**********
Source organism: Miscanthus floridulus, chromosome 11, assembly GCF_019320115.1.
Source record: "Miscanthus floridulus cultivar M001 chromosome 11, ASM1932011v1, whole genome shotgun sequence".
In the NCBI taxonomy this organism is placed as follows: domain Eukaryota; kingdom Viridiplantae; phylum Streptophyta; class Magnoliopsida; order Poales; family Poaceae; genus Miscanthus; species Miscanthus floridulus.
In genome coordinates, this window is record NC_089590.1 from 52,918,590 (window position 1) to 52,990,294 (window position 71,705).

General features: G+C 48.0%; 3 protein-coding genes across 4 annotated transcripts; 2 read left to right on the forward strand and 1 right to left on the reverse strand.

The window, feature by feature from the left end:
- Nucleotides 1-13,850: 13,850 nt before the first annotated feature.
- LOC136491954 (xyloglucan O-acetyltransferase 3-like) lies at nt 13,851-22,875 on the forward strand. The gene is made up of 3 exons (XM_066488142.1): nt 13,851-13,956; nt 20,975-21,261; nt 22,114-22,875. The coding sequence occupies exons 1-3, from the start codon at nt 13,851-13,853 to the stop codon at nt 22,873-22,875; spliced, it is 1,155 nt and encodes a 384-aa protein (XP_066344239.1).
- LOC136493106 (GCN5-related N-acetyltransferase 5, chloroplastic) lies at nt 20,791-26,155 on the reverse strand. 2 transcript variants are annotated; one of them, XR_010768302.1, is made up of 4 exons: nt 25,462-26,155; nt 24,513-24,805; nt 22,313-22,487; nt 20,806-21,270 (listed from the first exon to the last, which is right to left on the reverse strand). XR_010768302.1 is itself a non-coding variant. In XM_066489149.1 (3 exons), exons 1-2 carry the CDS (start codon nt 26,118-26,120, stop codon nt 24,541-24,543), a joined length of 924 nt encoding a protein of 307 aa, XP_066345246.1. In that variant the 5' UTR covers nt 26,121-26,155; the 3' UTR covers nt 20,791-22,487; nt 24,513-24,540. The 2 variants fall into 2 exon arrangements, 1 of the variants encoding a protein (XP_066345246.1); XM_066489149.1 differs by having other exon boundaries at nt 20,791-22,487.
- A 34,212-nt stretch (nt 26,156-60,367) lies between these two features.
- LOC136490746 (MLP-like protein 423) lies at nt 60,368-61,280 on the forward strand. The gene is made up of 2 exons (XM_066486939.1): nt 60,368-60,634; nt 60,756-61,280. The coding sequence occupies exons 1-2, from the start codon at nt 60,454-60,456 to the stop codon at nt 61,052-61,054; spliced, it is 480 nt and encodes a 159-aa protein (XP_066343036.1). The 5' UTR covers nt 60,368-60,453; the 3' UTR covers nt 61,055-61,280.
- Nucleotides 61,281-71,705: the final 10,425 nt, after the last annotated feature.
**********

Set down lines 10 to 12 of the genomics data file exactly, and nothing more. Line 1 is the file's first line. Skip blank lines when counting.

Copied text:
- A 34,212-nt stretch (nt 26,156-60,367) lies between these two features.
- LOC136490746 (MLP-like protein 423) lies at nt 60,368-61,280 on the forward strand. The gene is made up of 2 exons (XM_066486939.1): nt 60,368-60,634; nt 60,756-61,280. The coding sequence occupies exons 1-2, from the start codon at nt 60,454-60,456 to the stop codon at nt 61,052-61,054; spliced, it is 480 nt and encodes a 159-aa protein (XP_066343036.1). The 5' UTR covers nt 60,368-60,453; the 3' UTR covers nt 61,055-61,280.
- Nucleotides 61,281-71,705: the final 10,425 nt, after the last annotated feature.